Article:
Booker camp refused to share campaign filings with press


Cory Booker, the tech-savvy Newark Mayor, claims to support governmental transparency and legislation that would mandate electronic campaign filing in the Senate. Yet, just days before the Oct. 16 general election his campaign withheld important filings from the press.

Unfortunately for Jersey voters, the government shutdown–which has affected the Federal Election Commission where the reports are filed–has coincided with the final days of the special election for the vacant seat left by Sen. Frank Lautenberg, D-N.J.

Senate candidates must first send their campaign filings to the Senate Office of Public Records which passes them along to the FEC. Since the FEC has lost almost all of its functionality in the wake of widespread furloughs, the information has not been input or updated at their end. This meant that information about the receipts and disbursements of the Booker and Lonegan campaigns (covering a two month period and due on Oct. 4) would not have been made public until after the election (see our previous story on the disclosure problems caused by the shutdown). 

In an effort to maintain transparency on the financial backers of the Booker and Lonegan campaigns, reporters from the Star-Ledger in New Jersey attempted to get the latest contribution filings directly from the candidates. While the Lonegan camp eventually shared their financial paperwork, the Booker campaign did not.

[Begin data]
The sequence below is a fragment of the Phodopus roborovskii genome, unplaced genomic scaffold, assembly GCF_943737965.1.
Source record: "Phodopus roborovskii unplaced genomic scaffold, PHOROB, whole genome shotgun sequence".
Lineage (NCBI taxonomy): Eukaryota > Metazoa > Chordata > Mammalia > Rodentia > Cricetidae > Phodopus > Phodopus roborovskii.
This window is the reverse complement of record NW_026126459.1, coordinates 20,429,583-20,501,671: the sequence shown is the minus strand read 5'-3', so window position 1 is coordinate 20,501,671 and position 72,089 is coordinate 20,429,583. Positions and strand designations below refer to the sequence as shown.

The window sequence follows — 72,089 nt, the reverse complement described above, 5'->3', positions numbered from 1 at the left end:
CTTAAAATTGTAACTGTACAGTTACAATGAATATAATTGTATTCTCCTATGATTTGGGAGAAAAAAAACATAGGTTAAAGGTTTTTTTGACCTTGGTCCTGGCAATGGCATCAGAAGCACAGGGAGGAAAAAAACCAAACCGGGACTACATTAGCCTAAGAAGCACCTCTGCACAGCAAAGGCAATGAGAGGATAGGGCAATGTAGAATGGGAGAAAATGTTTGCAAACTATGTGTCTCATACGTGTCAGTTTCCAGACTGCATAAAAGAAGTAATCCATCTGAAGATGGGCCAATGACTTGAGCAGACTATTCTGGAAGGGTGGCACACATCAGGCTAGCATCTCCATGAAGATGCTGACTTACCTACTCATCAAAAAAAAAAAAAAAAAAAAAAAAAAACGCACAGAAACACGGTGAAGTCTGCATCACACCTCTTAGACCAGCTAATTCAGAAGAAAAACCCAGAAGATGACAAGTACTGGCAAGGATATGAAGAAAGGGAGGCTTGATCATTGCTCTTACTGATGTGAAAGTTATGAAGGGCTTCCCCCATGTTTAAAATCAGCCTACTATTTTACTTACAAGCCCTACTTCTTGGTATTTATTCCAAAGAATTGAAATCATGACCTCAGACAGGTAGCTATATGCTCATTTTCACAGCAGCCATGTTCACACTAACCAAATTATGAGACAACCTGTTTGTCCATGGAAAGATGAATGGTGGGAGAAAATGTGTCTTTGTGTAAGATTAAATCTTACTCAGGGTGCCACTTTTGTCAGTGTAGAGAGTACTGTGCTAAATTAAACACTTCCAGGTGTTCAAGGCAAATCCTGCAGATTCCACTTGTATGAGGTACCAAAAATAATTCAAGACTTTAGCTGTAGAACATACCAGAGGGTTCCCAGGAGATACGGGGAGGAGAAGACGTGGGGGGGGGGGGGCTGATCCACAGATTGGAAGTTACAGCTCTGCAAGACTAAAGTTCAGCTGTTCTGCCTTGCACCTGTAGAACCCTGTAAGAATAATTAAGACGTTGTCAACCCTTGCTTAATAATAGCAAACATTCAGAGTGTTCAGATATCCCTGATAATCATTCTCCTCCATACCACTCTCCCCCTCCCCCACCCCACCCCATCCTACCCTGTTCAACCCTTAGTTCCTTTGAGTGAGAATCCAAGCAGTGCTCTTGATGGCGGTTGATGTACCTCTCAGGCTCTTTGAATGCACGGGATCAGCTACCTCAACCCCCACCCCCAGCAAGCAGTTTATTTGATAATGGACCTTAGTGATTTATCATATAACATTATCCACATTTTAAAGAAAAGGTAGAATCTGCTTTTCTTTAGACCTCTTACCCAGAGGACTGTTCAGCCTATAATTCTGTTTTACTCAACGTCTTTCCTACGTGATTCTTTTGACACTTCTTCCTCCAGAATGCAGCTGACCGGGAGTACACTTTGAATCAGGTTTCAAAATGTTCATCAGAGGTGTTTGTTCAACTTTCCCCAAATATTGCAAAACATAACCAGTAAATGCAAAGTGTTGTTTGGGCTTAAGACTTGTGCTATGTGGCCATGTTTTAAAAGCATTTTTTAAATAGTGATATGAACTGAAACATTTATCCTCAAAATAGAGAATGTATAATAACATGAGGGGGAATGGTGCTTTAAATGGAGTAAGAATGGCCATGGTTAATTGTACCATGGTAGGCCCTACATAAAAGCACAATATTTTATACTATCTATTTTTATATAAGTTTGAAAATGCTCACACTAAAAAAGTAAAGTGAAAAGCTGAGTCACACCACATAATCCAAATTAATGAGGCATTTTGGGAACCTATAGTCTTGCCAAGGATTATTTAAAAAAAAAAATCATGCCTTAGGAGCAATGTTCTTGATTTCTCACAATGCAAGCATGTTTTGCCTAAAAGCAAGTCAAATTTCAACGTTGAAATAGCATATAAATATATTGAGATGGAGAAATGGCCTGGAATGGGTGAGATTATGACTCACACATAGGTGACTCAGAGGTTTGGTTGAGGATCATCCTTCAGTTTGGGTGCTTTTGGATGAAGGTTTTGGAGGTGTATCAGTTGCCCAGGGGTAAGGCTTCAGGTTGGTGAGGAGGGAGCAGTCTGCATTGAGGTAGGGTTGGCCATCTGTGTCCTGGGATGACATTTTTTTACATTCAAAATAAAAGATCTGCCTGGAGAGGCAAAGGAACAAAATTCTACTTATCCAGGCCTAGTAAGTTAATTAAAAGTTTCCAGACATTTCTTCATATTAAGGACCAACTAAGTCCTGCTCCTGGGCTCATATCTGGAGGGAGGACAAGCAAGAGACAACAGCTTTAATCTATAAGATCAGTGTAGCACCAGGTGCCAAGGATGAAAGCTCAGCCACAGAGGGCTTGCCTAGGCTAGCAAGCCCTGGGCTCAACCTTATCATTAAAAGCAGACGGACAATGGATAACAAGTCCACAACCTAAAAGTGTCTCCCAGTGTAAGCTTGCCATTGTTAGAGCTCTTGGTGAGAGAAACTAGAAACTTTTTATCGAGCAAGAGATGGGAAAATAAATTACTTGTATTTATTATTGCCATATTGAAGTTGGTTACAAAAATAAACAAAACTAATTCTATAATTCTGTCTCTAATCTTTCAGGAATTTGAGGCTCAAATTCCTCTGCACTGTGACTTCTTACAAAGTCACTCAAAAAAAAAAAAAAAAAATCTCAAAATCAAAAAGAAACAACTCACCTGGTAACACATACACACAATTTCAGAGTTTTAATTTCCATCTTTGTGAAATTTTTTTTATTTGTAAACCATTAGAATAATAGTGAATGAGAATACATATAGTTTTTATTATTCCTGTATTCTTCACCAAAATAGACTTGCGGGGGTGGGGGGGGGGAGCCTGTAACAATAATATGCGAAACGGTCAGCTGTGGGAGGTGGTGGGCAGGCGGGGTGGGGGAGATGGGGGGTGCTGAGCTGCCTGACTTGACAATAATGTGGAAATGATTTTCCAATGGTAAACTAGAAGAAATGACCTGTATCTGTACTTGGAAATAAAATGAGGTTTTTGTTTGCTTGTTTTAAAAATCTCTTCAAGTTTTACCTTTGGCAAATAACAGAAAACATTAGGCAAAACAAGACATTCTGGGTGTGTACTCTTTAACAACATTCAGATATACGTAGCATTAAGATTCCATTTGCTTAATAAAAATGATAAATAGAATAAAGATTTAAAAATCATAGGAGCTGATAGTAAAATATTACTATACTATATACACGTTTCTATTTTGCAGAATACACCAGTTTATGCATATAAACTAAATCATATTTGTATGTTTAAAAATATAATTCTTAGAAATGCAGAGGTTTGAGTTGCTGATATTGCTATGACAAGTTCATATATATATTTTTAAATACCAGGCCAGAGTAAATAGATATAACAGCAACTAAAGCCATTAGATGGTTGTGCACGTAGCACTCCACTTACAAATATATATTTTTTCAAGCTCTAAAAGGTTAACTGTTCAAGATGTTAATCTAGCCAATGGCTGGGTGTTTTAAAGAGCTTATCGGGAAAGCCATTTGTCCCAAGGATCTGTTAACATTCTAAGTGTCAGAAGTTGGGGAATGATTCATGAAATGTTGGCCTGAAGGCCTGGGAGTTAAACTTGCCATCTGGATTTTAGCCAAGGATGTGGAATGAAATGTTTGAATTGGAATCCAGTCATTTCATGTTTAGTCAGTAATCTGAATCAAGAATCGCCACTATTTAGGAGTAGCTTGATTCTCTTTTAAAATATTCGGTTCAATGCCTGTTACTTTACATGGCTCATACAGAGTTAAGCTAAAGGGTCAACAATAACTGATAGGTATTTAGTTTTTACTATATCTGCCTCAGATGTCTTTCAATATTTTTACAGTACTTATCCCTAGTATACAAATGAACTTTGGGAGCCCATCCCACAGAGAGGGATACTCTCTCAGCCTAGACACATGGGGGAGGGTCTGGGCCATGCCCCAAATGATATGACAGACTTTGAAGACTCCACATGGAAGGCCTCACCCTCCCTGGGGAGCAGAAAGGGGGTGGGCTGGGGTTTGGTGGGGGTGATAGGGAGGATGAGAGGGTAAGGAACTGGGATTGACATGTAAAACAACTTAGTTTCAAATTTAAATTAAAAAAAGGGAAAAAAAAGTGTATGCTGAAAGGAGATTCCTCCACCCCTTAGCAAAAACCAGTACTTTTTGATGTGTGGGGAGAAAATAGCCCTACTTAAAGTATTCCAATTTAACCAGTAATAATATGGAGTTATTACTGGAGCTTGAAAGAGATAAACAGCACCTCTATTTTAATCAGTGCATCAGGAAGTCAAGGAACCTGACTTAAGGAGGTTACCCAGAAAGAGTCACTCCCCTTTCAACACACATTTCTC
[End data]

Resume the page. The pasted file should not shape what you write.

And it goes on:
Although the Booker campaign filed one day before the filing deadline, the valuable details about the committee's financial backers would not be available electronically without a functioning FEC.

Sal Rizzo, the reporter with the Star-Ledger, had to travel to Washington and visit SOPR in person and print the campaign's most recent, 1200-page financial disclosure at a cost of $245. Although Rizzo, and other reporters from the Star-Ledger, made "repeated efforts" to obtain the complete documents from the Booker campaign, a representative only offered to provide the summary information contained in the first few pages. "We never really got a reason why," Rizzo told Sunlight.

As previously noted by Sunlight, the shutdown also meant that the Senate's office services have been curtailed — meaning that Lonegan's filings are likely stuck in transit. Thus the only means for the public to know the sources of campaign cash were the filings provided directly to the press.  

Calls to the Booker campaign for comment were not returned.

For more on whose bankrolling the campaigns of the two Senate hopefuls, see the Star-Ledger's original story.

Photo credit: Flickr user Kars4Kids